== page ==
A team of scientists have figured out why COVID-19 patients lose their sense of smell.
"There is evidence now that the virus can directly attack heart muscle cells, and there's also evidence that the cytokine storm that the virus triggers in the body not only damages the lungs, but can damage the heart", says Swartzberg, who did not work on either of these new studies. All the patients were considered to be "mostly healthy prior to their illness", the researchers said.
The researchers were surprised to discover sensory neurons, which detect and transmit the sense of smell to the brain are not vulnerable to the disease.More news: Ryan Reynolds offers $5000 reward for return of woman's teddy bear
An worldwide team of researchers led by neuroscientists at Harvard Medical School (HMS) recently identified the olfactory cell types that are most vulnerable to infection by SARS-CoV-2 (the virus that causes Covid-19).
SARS-CoV-2 viruses binding to ACE-2 receptors on a human cell, the initial stage of COVID-19 infection.
The researchers have also said their findings should be used to help doctors monitor the long-term cardiac health of recovered Covid patients.More news: Trump's pandemic pick: Dr. 'demon sex' over Fauci
"Our findings indicate that the novel coronavirus changes the sense of smell in patients not by directly infecting neurons but by affecting the function of supporting cells", said the study's senior author Sandeep Robert Datta, as quoted by the HMS's news release.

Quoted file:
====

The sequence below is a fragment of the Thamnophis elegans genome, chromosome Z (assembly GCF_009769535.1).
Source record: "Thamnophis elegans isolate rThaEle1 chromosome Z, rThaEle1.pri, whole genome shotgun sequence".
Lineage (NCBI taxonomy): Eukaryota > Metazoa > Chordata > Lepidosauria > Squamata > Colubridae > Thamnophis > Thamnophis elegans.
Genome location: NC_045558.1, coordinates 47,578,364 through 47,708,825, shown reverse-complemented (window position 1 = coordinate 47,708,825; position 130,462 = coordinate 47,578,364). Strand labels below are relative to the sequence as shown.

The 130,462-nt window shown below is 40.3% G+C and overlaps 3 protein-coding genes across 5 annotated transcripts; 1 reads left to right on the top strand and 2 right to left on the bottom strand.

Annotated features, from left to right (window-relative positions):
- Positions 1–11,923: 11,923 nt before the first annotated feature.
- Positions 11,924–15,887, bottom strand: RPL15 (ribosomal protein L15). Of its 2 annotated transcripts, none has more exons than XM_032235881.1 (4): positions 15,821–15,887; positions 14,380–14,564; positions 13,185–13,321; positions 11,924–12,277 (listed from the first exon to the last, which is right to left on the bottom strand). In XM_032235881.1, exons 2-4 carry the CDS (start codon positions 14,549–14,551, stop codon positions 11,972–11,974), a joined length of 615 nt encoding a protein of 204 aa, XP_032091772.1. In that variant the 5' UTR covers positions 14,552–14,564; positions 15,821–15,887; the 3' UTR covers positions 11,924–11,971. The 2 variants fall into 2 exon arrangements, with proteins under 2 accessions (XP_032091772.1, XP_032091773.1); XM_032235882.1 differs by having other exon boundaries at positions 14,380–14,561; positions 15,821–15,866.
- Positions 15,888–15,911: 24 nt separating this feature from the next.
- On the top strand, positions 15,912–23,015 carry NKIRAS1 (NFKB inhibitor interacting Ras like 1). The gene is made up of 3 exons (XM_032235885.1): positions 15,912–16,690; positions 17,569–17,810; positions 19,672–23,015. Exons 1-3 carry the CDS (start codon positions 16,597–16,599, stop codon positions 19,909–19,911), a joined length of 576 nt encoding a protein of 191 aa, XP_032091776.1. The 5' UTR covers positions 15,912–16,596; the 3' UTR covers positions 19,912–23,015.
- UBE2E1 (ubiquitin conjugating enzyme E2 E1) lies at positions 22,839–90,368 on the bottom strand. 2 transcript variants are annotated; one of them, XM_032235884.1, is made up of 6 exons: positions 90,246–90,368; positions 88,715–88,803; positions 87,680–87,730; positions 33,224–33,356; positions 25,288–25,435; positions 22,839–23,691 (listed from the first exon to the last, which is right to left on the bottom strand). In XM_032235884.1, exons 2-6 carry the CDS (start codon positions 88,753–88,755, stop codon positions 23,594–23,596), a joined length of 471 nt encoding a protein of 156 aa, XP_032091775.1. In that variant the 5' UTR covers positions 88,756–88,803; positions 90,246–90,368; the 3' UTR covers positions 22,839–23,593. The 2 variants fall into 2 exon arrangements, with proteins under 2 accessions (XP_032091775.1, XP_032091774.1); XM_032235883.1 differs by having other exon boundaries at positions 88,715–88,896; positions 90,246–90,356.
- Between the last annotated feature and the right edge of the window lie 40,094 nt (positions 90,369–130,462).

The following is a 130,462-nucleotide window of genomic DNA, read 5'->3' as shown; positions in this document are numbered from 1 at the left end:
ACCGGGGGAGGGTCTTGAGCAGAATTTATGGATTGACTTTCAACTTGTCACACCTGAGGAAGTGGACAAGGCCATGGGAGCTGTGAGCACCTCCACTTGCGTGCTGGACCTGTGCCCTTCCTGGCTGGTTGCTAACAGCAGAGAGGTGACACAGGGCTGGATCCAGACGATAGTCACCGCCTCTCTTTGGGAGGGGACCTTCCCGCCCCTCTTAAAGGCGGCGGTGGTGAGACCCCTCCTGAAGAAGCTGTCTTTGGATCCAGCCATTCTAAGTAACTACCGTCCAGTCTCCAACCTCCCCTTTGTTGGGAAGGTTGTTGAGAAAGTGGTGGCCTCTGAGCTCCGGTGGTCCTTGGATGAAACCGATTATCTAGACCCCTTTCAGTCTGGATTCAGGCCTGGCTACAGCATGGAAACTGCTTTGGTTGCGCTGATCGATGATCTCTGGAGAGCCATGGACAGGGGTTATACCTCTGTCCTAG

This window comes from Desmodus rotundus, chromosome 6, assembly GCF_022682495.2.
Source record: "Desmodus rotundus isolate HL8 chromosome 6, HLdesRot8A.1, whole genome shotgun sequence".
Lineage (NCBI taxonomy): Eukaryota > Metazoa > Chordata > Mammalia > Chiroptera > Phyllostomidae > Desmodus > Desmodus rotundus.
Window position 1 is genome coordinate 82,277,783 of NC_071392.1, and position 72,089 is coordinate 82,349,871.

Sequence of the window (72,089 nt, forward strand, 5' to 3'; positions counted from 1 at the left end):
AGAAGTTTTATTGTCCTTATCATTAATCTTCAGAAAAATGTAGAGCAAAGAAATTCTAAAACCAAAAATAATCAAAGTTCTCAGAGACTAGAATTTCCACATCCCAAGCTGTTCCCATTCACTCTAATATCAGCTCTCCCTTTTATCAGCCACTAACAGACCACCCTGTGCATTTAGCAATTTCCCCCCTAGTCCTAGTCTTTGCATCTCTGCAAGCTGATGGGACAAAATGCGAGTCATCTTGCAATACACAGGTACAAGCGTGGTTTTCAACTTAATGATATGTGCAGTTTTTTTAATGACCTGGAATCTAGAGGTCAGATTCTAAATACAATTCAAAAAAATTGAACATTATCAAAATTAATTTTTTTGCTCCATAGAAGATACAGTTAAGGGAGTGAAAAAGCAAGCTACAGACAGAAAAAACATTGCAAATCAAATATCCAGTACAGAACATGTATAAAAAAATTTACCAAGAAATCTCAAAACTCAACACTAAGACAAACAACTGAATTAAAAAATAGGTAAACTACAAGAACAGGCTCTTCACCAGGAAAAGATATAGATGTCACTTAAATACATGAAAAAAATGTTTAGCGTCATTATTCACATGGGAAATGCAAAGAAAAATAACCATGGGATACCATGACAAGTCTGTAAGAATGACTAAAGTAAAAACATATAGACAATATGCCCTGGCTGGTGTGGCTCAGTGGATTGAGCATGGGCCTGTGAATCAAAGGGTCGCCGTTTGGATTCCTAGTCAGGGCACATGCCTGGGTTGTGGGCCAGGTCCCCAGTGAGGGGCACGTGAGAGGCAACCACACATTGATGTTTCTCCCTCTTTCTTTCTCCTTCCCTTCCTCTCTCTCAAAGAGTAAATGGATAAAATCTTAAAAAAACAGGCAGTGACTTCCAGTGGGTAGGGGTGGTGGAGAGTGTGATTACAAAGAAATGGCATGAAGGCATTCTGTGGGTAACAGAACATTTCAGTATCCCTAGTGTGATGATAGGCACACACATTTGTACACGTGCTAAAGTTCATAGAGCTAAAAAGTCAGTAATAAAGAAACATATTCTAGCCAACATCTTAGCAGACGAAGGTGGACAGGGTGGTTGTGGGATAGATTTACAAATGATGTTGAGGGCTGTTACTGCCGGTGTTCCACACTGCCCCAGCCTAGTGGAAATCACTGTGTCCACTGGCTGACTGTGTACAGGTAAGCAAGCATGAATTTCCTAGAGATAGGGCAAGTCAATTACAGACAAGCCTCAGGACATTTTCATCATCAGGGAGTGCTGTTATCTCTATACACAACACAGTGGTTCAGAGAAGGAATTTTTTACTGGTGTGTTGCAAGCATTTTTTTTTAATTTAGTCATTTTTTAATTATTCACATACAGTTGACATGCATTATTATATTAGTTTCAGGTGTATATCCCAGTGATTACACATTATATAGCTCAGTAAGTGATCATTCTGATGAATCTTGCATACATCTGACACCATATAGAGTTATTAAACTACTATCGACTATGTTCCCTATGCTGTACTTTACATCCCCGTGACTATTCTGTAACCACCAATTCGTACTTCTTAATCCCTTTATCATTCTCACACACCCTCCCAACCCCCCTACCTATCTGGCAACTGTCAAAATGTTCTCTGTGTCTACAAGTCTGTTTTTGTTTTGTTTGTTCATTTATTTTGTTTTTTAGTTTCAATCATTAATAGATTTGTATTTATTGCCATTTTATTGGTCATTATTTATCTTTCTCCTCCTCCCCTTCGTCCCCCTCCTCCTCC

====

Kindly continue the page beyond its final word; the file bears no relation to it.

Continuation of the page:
This finding implies that infection is unlikely to cause lasting damage and persistent loss of smell. When the infection clears, the patient can regain the sense of smell.
How heart health is affected by COVID-19 - the disease caused by infection with severe acute respiratory syndrome coronavirus 2, or simply the coronavirus - has been the subject of much speculation and study. The team utilized a machine-learning algorithm to study data from more than 1,600 patients in the United States and the United Kingdom. For instance, Tomey said some patients who had Covid-19 in March or April are still experiencing weakness and fatigue. The team added the entries of an additional 1,047 patients in the U.S., U.K., and Sweden in May.More news: US Vigorous Diplomacy Led International Awakening to Threat of CCP: Pompeo
The researchers called for more investigation, as the study was not based on a large group of patients, youths under 18, and people who now battle the disease instead of those recovering from Covid-19. "It can have serious psychological consequences and could be a major public health problem if we have a growing population with permanent loss of smell", said Datta. The second cluster included headache, loss of smell, cough, sore throat, hoarseness, loss of appetite, and fever. "... if this high rate of risk is confirmed, the pathologic basis for progressive left ventricular dysfunction is validated, and especially if longitudinal assessment reveals new-onset heart failure in the recovery phase of COVID-19, then the crisis of COVID-19 will not abate but will instead shift to a new de novo incidence of heart failure and other chronic cardiovascular complications". "If you can predict who these people are at day five, you have time to give them support and early interventions such as monitoring blood oxygen and sugar levels, and ensuring they are properly hydrated - simple care that could be given at home, preventing hospitalizations and saving lives", Dr. Claire Steves, consultant geriatrician, and study author, said.